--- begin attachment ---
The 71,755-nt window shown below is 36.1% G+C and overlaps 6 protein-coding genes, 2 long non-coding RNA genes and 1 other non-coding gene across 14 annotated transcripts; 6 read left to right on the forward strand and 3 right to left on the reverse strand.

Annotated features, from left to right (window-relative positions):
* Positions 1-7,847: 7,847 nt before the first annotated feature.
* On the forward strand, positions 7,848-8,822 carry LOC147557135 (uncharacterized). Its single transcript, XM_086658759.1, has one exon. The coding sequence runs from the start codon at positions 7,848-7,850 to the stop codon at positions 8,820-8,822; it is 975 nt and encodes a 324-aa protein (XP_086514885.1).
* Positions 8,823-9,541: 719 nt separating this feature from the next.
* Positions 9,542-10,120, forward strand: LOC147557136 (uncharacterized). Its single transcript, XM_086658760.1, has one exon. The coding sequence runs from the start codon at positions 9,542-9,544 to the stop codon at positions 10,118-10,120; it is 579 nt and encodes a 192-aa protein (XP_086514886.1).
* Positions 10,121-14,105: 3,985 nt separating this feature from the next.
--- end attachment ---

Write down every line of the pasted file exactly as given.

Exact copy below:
The 71,755-nt window shown below is 36.1% G+C and overlaps 6 protein-coding genes, 2 long non-coding RNA genes and 1 other non-coding gene across 14 annotated transcripts; 6 read left to right on the forward strand and 3 right to left on the reverse strand.

Annotated features, from left to right (window-relative positions):
* Positions 1-7,847: 7,847 nt before the first annotated feature.
* On the forward strand, positions 7,848-8,822 carry LOC147557135 (uncharacterized). Its single transcript, XM_086658759.1, has one exon. The coding sequence runs from the start codon at positions 7,848-7,850 to the stop codon at positions 8,820-8,822; it is 975 nt and encodes a 324-aa protein (XP_086514885.1).
* Positions 8,823-9,541: 719 nt separating this feature from the next.
* Positions 9,542-10,120, forward strand: LOC147557136 (uncharacterized). Its single transcript, XM_086658760.1, has one exon. The coding sequence runs from the start codon at positions 9,542-9,544 to the stop codon at positions 10,118-10,120; it is 579 nt and encodes a 192-aa protein (XP_086514886.1).
* Positions 10,121-14,105: 3,985 nt separating this feature from the next.